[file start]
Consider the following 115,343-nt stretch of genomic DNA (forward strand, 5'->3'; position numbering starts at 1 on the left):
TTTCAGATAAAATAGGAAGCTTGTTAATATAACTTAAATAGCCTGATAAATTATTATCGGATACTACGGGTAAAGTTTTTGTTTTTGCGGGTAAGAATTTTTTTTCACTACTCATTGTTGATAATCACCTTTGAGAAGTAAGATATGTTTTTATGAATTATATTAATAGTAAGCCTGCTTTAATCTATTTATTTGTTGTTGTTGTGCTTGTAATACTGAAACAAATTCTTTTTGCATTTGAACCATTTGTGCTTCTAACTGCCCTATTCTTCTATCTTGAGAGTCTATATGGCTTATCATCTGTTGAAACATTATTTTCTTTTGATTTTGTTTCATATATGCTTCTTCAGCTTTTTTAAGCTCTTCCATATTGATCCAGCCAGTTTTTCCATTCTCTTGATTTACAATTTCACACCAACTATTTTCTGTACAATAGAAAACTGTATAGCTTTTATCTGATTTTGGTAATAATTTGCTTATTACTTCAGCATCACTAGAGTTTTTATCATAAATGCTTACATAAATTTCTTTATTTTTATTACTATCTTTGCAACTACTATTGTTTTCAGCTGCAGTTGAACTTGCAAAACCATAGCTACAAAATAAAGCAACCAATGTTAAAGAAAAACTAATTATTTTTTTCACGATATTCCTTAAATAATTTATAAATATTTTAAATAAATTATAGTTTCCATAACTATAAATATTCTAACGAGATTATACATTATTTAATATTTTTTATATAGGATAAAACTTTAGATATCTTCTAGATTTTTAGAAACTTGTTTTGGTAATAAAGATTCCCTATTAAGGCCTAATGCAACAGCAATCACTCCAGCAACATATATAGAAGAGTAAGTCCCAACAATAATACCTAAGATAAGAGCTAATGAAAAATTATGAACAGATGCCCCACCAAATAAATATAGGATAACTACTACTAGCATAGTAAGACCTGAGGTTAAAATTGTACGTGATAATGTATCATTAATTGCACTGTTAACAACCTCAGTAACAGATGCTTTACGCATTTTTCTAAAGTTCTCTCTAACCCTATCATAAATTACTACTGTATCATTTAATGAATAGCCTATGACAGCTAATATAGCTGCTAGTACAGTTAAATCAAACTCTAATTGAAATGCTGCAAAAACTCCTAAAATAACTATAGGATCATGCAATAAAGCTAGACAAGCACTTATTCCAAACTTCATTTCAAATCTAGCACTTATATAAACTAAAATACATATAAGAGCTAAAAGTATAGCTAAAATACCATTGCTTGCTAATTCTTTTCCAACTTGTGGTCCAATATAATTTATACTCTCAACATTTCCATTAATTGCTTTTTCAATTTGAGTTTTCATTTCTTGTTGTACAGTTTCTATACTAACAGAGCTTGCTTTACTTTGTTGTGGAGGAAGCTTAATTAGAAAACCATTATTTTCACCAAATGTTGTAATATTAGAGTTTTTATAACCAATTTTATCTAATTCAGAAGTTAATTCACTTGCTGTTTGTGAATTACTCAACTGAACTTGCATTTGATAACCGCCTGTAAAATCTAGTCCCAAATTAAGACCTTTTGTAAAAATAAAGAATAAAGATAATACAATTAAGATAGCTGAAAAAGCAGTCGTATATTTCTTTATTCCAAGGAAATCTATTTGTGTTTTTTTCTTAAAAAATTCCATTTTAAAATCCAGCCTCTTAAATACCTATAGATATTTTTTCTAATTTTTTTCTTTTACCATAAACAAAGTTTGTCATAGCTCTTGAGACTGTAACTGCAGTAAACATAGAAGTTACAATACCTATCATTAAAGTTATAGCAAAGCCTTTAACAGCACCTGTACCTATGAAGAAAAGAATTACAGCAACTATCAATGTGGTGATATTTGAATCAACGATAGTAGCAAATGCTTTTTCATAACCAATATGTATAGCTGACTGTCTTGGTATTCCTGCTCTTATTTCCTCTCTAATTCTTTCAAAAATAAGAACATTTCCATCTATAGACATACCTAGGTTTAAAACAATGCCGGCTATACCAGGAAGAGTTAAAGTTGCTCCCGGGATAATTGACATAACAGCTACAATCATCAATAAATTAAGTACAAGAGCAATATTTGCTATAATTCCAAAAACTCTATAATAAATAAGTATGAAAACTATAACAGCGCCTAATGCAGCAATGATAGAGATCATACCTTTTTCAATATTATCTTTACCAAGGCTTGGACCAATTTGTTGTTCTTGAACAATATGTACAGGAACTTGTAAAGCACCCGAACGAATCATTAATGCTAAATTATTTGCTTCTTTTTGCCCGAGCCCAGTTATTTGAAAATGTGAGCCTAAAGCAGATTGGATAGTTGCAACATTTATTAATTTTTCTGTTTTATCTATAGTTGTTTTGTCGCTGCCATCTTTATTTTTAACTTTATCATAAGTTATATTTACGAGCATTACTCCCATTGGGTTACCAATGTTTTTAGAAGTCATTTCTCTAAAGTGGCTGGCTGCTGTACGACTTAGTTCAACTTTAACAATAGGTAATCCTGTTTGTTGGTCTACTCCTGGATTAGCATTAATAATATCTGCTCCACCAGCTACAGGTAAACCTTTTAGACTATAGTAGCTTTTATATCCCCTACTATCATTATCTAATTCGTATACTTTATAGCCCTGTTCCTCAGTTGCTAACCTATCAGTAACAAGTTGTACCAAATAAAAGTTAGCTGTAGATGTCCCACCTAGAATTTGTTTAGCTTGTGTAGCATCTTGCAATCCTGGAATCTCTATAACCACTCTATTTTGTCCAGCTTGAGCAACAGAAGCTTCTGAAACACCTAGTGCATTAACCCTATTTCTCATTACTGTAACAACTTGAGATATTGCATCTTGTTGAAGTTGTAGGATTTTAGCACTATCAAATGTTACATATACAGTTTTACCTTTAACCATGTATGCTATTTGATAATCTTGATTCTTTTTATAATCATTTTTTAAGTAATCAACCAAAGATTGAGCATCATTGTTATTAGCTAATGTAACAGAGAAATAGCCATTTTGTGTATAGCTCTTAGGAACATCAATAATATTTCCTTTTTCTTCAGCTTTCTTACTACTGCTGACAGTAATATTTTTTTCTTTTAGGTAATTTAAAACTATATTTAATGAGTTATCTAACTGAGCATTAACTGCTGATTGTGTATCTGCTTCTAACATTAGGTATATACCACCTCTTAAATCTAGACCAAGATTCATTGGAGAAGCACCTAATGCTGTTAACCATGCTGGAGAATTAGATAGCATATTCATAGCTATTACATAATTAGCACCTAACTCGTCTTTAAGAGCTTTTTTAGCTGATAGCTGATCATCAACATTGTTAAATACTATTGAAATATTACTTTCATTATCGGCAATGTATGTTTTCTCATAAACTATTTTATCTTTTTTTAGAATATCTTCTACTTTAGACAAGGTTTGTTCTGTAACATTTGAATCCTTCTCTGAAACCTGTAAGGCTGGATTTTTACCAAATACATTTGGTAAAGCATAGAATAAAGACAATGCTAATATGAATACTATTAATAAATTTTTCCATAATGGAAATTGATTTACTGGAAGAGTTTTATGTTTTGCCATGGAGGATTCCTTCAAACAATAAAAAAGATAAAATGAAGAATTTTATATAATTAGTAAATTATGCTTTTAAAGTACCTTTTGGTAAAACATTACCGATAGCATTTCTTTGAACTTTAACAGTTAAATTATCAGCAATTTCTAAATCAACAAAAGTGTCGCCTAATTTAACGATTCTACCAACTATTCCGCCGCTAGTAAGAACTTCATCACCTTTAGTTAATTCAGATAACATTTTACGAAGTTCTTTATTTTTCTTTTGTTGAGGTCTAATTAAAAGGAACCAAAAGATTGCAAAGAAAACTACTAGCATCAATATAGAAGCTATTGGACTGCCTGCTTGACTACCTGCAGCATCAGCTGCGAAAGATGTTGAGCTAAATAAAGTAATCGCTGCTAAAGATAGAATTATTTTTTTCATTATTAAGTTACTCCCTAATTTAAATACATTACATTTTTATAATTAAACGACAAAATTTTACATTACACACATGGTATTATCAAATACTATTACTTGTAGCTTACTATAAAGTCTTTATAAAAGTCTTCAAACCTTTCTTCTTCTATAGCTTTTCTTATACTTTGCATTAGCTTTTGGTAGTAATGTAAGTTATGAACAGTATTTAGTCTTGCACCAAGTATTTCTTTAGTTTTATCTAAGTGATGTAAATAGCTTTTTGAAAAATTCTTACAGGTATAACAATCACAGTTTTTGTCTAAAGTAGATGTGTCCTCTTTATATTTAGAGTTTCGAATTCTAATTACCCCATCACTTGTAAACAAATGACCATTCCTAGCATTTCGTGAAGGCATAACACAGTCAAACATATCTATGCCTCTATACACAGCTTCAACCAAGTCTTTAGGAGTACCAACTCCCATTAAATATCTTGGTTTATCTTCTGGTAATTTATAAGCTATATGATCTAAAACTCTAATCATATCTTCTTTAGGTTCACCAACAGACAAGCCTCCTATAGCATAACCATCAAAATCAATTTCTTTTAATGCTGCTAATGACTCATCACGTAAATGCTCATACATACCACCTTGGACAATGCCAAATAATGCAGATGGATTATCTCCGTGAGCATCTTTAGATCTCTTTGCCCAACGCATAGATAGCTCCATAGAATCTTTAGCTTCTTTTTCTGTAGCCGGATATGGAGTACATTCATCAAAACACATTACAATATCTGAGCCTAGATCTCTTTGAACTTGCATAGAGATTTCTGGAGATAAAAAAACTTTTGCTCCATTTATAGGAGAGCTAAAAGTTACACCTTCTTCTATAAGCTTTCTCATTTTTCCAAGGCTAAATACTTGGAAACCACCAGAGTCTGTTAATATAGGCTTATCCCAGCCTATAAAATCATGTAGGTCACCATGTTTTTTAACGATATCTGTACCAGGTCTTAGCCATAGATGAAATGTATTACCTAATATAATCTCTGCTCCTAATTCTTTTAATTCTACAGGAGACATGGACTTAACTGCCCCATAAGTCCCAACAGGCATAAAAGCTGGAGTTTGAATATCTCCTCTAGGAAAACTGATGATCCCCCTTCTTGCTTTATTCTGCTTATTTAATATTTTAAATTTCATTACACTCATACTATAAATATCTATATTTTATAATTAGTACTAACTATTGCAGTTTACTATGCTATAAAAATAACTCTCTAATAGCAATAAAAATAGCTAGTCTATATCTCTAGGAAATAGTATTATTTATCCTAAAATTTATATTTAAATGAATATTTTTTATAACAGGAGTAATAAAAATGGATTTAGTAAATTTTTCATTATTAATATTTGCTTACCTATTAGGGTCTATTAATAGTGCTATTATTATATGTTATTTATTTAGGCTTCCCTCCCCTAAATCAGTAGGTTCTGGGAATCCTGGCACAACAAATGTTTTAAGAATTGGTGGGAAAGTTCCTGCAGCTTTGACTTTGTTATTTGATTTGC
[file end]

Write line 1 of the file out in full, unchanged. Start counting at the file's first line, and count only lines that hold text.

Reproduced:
Consider the following 115,343-nt stretch of genomic DNA (forward strand, 5'->3'; position numbering starts at 1 on the left):